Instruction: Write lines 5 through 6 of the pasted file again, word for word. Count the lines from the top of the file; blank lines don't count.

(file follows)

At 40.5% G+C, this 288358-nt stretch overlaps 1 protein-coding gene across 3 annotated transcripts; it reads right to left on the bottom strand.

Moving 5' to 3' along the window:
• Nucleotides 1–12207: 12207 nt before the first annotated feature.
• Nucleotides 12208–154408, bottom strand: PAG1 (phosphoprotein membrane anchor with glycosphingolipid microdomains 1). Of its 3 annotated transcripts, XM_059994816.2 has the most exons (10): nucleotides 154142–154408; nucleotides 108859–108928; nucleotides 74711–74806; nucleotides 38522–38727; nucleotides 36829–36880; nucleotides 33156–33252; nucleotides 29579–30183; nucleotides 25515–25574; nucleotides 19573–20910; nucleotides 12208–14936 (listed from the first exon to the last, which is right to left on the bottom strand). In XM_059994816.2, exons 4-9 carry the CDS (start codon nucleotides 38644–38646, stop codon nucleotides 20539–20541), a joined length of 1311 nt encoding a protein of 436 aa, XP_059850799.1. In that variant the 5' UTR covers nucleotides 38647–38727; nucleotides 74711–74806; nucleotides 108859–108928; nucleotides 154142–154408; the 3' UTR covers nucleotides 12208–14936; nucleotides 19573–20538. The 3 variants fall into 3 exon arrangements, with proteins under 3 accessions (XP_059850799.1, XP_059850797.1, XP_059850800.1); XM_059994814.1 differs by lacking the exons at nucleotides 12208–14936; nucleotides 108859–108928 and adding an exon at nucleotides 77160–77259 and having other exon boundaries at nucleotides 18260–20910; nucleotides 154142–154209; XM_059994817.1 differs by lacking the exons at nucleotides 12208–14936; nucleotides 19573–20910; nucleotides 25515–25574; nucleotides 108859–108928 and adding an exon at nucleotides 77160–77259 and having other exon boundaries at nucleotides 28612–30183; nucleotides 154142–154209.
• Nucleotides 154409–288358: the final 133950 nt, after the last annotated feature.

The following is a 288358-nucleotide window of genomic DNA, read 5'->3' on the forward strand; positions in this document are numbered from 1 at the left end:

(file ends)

• Nucleotides 154409–288358: the final 133950 nt, after the last annotated feature.

The following is a 288358-nucleotide window of genomic DNA, read 5'->3' on the forward strand; positions in this document are numbered from 1 at the left end: